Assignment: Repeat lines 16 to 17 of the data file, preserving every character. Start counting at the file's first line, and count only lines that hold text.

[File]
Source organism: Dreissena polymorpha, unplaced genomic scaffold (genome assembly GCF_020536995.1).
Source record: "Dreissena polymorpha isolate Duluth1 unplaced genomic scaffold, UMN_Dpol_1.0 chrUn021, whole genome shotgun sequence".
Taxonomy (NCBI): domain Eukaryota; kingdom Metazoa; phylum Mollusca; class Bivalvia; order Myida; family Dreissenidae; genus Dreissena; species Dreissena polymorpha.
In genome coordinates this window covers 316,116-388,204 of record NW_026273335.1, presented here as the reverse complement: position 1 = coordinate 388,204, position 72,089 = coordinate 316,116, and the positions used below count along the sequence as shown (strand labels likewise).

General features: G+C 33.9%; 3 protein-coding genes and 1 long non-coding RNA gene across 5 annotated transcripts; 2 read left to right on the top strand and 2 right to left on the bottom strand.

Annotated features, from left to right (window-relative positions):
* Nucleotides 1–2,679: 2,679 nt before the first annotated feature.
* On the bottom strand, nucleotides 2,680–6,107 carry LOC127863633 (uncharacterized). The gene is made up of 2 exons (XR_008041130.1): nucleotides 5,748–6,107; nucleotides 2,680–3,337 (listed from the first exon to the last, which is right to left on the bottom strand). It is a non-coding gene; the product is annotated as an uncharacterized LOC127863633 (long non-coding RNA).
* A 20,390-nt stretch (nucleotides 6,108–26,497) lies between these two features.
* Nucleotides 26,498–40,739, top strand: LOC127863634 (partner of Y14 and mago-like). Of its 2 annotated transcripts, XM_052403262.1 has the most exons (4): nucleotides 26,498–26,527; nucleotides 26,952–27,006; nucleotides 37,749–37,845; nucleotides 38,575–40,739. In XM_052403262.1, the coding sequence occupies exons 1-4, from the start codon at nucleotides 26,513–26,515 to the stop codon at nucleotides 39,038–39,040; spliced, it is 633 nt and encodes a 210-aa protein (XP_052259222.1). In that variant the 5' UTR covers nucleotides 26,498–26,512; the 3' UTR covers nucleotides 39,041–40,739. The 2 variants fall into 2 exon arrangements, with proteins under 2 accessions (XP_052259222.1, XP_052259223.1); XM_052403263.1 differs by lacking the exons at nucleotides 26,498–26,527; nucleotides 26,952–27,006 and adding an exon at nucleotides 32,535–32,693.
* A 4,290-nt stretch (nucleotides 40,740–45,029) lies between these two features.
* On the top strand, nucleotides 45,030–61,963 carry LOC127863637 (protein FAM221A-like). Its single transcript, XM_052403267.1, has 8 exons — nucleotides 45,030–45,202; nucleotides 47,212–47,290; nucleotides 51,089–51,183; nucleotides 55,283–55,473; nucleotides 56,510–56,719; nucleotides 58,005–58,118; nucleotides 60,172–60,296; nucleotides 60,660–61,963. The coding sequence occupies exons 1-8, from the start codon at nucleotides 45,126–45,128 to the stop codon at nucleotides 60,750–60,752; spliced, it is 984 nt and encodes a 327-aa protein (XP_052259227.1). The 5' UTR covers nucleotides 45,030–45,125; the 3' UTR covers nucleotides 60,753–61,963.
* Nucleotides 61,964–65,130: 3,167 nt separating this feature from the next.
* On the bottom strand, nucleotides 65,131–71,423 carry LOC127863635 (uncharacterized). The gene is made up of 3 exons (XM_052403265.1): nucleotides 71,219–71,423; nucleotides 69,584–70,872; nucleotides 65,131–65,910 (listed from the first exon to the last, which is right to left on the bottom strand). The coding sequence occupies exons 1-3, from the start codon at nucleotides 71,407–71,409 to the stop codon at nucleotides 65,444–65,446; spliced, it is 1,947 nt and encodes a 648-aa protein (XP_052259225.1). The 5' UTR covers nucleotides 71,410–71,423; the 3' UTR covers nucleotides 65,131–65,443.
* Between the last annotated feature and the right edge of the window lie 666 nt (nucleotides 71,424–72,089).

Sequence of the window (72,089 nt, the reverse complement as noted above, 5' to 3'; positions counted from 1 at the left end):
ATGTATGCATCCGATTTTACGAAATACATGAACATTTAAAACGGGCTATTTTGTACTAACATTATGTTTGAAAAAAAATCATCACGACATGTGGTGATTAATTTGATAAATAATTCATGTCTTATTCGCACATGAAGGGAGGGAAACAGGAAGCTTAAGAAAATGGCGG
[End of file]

Sequence of the window (72,089 nt, the reverse complement as noted above, 5' to 3'; positions counted from 1 at the left end):
ATGTATGCATCCGATTTTACGAAATACATGAACATTTAAAACGGGCTATTTTGTACTAACATTATGTTTGAAAAAAAATCATCACGACATGTGGTGATTAATTTGATAAATAATTCATGTCTTATTCGCACATGAAGGGAGGGAAACAGGAAGCTTAAGAAAATGGCGG